The ongoing legal action between Neil Gaiman and Todd McFarlane over creation and ownership of characters from McFarlane’s Spawn series looks set to drag on even longer, with US District Judge Barbara Crabb giving both sides an additional ten days to submit additional arguments for their respective cases before reaching a verdict.
Having already won a case surrounding co-ownership of “Medieval Spawn” and “Angela,” the latest tussle between the two creators surrounds “Dark Ages Spawn,” “Domina” and “Tiffany,” who (Gaiman claims) are based heavily on his co-creations. At a hearing yesterday, however, McFarlane disagreed, and brought along Brian Holguin, the man who wrote the first appearance of Dark Ages Spawn, to back up his defense:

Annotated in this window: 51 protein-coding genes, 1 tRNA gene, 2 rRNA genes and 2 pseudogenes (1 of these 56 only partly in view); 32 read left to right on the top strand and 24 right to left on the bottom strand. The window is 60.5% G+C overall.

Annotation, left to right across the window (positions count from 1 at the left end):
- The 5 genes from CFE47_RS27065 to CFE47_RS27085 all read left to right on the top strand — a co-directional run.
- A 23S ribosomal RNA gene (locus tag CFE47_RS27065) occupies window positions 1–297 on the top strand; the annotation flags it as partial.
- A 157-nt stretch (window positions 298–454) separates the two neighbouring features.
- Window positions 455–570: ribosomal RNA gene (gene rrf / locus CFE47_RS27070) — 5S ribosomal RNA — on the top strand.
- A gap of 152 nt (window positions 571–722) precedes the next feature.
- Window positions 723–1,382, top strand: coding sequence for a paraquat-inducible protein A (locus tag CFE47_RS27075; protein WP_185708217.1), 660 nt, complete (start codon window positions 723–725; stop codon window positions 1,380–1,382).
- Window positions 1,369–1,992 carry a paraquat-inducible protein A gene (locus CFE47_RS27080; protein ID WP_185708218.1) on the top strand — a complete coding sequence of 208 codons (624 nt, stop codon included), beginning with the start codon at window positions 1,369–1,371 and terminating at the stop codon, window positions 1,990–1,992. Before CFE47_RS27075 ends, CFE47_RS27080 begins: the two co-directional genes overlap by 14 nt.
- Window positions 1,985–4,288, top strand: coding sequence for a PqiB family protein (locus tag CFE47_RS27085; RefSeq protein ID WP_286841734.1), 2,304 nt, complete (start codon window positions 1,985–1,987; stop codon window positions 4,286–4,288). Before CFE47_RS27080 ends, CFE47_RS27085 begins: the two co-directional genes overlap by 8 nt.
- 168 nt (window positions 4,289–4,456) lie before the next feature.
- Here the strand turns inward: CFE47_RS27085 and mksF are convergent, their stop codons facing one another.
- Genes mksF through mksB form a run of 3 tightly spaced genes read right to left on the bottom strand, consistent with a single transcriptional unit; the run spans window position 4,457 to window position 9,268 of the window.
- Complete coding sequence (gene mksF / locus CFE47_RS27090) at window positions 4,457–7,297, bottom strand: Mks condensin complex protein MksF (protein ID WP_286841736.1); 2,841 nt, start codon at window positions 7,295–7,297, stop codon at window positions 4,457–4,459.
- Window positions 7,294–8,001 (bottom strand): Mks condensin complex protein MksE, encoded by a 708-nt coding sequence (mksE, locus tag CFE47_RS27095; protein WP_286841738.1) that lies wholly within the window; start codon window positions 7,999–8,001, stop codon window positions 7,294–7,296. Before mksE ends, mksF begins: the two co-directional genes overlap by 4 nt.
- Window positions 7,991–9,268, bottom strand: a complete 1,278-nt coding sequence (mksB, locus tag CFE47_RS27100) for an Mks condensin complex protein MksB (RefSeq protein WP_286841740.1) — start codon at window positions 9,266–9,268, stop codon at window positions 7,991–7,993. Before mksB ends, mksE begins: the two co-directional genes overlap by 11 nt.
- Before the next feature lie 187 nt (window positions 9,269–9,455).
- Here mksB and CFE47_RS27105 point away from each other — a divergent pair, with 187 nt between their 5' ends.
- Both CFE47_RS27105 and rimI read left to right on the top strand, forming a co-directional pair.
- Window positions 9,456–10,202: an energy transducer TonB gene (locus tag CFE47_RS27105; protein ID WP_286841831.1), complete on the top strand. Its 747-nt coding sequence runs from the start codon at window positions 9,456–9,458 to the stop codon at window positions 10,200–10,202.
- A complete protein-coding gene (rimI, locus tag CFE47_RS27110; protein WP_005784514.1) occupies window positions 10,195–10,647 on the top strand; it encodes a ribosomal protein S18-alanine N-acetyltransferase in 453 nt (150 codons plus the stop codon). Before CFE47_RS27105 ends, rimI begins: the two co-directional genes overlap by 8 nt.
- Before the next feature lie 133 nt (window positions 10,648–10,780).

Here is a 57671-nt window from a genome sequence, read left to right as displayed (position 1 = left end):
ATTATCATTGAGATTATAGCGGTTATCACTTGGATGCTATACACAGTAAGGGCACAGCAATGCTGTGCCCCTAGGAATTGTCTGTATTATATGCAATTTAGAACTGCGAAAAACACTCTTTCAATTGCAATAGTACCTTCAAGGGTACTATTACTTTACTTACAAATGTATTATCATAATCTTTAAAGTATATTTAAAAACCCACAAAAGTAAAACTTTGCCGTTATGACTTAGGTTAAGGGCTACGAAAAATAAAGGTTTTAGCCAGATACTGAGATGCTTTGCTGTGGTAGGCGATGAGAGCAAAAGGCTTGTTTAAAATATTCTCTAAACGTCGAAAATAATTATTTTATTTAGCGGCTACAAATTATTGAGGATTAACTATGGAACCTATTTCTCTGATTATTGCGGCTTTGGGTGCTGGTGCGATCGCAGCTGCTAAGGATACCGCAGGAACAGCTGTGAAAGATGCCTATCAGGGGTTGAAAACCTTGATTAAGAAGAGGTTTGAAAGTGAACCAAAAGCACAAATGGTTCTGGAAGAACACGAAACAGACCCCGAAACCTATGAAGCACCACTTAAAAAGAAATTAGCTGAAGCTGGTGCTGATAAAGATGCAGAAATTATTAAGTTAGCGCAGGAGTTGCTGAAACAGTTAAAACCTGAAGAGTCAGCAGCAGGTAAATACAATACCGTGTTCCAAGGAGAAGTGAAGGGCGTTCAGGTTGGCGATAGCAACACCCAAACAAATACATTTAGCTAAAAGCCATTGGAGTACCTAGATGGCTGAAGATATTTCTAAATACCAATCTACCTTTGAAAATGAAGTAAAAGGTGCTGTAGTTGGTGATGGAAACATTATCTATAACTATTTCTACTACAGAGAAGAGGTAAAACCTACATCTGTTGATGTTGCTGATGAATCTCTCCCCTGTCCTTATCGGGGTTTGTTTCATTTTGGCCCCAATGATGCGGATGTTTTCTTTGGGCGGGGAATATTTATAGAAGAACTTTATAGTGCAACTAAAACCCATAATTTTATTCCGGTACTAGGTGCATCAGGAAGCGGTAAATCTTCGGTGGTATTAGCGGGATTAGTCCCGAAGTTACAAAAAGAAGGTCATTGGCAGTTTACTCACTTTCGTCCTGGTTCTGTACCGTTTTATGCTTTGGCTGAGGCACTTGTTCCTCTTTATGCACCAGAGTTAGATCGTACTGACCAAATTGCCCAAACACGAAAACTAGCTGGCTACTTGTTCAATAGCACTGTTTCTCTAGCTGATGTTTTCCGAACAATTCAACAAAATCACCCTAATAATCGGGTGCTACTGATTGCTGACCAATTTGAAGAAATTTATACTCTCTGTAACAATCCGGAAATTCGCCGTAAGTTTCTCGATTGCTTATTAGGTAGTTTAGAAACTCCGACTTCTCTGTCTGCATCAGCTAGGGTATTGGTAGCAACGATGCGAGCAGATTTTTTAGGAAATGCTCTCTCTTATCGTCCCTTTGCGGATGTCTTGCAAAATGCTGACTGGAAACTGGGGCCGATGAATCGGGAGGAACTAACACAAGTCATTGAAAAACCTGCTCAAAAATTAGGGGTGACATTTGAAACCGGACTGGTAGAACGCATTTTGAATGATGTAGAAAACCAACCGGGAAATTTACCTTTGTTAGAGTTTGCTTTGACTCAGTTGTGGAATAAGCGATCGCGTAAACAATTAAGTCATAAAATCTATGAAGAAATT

Holguin said he and another artist came up with Dark Ages Spawn on their own in 1998 and any similarities with to Gaiman had done five years earlier were not intentional.
“We were trying to sell comic books,” Holguin said. “We could have done Italian Renaissance Spawn, but I’m not sure it would have sold as well.”
Firstly: I think you’re underestimating the hunger in the audience for Italian Renaissance superheroes, Brian. Secondly, I’m not entirely sure how strong Gaiman’s case is here, because, sure, Dark Ages Spawn looks like Medieval Spawn, but both are clearly just variations on McFarlane’s original – Can Gaiman make the case that any historical variant Spawn owes something to his work?
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